Based on the results of the range-finding study a further group of animals was treated with a dose level of 2000 mg/kg bw. The animals were observed for deaths or overt signs of toxicity 1/2, 1, 2 and 4 hours after dosing and subsequently once daily for fourteen days. Individual bodyweights were recorded prior to dosing on Day 0 and on Days 7 and 14.
At the end of the study the animals were killed by cervical dislocation and subjected to gross pathological examination. This consisted of an external examination and opening of the abdominal and thoracic cavities for examination of major organs. The appearance of any macroscopic abnormalities was recorded. No tissues were retained.
Data evaluations Included the relationship, if any, between the animals' exposure to the test material and the incidence and severity of all abnormalities
including behavioural and clinical observations, gross lesions, bodyweight changes, mortality and any other toxicological effects.
Using the mortality data obtained, an estimate of the acute oral median lethal dose (LD50) of the test material was made.

Results and discussion

Preliminary study:
There were no deaths or clinical signs of toxicity.
Based on this information, a dose level of 2000 mg/kg bodyweight was selected for the main study.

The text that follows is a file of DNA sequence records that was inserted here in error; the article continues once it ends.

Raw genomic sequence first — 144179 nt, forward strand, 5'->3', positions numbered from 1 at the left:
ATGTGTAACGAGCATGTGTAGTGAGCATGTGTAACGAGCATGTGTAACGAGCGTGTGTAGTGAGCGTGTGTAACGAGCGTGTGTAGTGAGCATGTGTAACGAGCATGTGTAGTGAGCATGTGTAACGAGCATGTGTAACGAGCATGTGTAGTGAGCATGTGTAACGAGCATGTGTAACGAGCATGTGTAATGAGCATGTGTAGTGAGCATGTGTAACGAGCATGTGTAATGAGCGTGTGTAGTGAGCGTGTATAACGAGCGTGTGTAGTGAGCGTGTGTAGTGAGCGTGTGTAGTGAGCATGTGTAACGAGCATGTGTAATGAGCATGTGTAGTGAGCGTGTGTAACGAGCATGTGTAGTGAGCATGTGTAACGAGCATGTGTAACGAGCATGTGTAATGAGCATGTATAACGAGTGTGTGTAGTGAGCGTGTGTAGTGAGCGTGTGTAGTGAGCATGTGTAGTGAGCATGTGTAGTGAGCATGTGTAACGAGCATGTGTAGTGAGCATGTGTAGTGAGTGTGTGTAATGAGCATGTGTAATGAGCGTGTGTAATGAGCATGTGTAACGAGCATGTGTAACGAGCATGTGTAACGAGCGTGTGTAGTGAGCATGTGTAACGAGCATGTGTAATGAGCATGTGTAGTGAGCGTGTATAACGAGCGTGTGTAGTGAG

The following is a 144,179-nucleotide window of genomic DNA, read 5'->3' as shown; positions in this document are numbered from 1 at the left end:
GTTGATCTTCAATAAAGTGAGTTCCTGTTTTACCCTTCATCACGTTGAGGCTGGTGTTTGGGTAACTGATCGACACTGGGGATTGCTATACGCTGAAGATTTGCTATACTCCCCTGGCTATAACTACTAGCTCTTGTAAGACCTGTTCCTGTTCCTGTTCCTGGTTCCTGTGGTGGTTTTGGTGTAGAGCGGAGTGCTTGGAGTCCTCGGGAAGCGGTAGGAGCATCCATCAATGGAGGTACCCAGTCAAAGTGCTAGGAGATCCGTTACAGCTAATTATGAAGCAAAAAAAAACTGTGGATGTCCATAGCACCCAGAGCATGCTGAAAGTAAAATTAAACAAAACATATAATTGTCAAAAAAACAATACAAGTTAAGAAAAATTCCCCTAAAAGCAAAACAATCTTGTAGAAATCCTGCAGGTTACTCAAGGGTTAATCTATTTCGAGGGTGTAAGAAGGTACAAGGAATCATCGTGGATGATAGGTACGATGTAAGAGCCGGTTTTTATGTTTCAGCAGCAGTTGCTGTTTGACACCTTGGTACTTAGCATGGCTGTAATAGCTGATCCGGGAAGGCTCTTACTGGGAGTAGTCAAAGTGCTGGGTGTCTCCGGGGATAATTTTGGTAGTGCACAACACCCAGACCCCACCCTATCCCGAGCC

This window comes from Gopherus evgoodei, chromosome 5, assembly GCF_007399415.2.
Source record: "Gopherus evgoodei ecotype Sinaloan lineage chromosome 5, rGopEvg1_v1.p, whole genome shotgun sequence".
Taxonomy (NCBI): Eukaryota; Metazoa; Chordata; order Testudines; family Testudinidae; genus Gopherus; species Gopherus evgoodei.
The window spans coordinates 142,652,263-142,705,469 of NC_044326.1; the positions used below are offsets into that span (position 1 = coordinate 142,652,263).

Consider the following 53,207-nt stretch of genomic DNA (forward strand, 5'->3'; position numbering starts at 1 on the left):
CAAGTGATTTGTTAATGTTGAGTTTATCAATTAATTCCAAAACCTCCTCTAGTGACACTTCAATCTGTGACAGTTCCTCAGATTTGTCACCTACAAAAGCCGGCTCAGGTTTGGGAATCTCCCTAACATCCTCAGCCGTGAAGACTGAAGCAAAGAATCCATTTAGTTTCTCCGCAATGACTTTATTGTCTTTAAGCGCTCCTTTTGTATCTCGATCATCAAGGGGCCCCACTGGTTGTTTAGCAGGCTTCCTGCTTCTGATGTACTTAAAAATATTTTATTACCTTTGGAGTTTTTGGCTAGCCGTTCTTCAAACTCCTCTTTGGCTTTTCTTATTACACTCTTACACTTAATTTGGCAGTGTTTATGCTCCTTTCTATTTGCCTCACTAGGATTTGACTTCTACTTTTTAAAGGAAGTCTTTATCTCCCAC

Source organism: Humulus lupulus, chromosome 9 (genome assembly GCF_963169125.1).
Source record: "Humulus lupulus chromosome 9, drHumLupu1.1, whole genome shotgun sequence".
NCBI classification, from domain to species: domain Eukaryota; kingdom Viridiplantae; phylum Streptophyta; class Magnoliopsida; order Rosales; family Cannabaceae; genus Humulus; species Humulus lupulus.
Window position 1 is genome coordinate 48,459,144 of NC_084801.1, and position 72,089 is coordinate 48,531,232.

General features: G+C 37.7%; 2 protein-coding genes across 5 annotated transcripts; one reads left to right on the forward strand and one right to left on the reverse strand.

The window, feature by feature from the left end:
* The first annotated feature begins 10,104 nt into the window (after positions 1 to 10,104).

Effect levels
Key result
Sex:
male/female
Dose descriptor:
LD50
Effect level:
> 2 000 mg/kg bw
Based on:
test mat.
Mortality:
There were no deaths.
Clinical signs:
No signs of systemic toxicity were noted during the study.
Body weight:
All animals showed an expected gain in bodyweight during the study except for one female which showed reduced bodyweight gain during the second week.
Gross pathology:
No abnormalities were noted at necropsy.

Applicant's summary and conclusion

Interpretation of results:
GHS criteria not met
Conclusions:
The acute oral median lethal dose (LD50) of the test material in the Sprague-Dawley CD strain rat was found to be greater Ihan 2000 mg/kg bodyweight.
Executive summary:

A study was performed to assess the acute oral toxicity of the test material in the Sprague-Dawley CD strain rat. The method followed that in the OECD Guidelines for Testing of Chemicals No. 401 "Acute Oral Toxicity" (adopted 24 February 1987) and Method B1 of Commission Directive 92169/EEC (which constitutes Annex V of Council Directive 67/548/EEC).

The results may be used as a basis for classification and labelling under Annex VI of Council Directive 671548JEEC (as adapted to technical progress by Commission Directive 93/21/EEC) relating to the classification, packaging and labelling of dangerous substances.

Following a range-finding study, a group of ten fasted animals (five males and five females) was given a single oral dose of test material as a solution in arachis oll SP at a dose level of 2000 mg/kg bodyweight. The animals were observed for fourteen days after lhe day of dosing and were then killed and subjected to gross pathological examination.

There were no deaths. No signs of systemic toxicity were noted during the study.

All anlmals showed an expected gain in bodyweight during the study except for one female which showed reduced bodyweight gain during the second week.

No abnormalities were noted at necropsy.

The acute oral median lethal dose (LD50) of the test material in the Sprague-Dawley CD strain rat was found to be greater Ihan 2000 mg/kg bodyweight. No symbol and rlsk phrase are required according to EU labelling regulations.